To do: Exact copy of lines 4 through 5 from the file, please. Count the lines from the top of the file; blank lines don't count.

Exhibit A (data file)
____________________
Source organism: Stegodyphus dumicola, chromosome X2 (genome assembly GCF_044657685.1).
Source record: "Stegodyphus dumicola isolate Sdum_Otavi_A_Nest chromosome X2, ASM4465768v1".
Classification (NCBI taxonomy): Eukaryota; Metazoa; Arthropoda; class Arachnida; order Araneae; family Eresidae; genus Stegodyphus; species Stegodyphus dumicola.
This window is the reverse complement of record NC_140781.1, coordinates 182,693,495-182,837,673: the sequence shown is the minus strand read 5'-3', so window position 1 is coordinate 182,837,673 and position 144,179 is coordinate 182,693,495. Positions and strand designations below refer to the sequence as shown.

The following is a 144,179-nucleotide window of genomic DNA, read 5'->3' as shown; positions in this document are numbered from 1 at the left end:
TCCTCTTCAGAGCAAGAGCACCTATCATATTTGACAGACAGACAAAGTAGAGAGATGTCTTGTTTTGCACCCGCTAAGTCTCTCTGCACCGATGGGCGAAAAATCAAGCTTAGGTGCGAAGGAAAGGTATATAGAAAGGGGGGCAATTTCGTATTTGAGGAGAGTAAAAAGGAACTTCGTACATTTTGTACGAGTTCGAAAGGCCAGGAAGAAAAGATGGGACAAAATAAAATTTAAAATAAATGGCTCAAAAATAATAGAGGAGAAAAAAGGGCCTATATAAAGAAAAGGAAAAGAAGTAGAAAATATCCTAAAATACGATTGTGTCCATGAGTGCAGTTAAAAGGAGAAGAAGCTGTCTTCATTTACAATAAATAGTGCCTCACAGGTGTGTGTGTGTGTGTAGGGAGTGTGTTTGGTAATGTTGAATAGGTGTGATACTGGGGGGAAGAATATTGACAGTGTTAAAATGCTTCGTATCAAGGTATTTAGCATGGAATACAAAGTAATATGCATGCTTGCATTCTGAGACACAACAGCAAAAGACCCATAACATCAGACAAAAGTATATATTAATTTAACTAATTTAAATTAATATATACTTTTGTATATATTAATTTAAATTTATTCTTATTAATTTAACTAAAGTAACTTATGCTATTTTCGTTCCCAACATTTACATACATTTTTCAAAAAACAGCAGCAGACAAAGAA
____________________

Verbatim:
This window is the reverse complement of record NC_140781.1, coordinates 182,693,495-182,837,673: the sequence shown is the minus strand read 5'-3', so window position 1 is coordinate 182,837,673 and position 144,179 is coordinate 182,693,495. Positions and strand designations below refer to the sequence as shown.

The following is a 144,179-nucleotide window of genomic DNA, read 5'->3' as shown; positions in this document are numbered from 1 at the left end: